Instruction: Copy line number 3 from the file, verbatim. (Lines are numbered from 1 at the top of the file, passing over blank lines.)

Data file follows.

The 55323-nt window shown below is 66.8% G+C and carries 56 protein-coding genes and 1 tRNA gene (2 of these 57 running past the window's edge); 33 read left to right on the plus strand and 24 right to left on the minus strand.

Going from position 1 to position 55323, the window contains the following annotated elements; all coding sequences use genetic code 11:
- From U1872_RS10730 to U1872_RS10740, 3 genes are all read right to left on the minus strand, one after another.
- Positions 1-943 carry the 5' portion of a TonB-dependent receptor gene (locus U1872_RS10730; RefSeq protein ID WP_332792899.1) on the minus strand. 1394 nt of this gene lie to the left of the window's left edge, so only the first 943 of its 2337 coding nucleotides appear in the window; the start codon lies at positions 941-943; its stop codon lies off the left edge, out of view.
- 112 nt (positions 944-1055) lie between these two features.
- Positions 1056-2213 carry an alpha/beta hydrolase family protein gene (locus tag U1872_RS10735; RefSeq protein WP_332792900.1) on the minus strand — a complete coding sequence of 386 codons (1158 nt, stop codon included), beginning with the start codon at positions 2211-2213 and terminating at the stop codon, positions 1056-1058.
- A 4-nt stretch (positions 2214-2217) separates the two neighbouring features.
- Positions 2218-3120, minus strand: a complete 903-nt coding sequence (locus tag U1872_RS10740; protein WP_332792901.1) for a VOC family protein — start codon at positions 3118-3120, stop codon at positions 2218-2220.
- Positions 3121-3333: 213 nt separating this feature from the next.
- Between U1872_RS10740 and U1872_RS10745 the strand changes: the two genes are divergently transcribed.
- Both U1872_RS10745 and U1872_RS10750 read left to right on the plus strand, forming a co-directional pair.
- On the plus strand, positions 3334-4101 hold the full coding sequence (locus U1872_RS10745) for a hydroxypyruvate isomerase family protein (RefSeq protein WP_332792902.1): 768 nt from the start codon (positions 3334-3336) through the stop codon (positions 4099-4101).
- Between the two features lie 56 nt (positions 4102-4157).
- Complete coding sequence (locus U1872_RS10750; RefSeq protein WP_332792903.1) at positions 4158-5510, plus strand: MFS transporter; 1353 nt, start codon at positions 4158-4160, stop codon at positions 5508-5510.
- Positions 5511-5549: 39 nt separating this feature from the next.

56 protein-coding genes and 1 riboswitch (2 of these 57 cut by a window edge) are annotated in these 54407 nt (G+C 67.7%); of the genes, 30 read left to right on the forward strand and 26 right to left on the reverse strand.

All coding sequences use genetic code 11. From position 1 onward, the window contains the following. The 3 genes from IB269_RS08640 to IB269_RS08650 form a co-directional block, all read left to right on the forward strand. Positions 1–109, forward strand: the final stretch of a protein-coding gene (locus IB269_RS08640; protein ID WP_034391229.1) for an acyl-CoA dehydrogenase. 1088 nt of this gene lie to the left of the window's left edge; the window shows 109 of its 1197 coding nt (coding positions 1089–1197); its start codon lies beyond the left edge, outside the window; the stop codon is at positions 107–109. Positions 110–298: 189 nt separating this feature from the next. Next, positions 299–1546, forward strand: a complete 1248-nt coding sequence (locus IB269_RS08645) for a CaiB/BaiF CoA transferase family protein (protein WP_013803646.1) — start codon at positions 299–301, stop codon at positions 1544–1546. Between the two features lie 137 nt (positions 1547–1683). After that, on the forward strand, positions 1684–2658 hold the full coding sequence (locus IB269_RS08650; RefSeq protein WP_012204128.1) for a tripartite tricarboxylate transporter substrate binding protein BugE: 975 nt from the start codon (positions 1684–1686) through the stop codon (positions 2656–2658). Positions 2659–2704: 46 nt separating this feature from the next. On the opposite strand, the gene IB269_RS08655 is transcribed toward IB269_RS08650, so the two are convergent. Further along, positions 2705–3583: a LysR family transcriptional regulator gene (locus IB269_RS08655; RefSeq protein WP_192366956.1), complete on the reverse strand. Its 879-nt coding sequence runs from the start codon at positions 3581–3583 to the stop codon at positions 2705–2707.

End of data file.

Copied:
- From U1872_RS10730 to U1872_RS10740, 3 genes are all read right to left on the minus strand, one after another.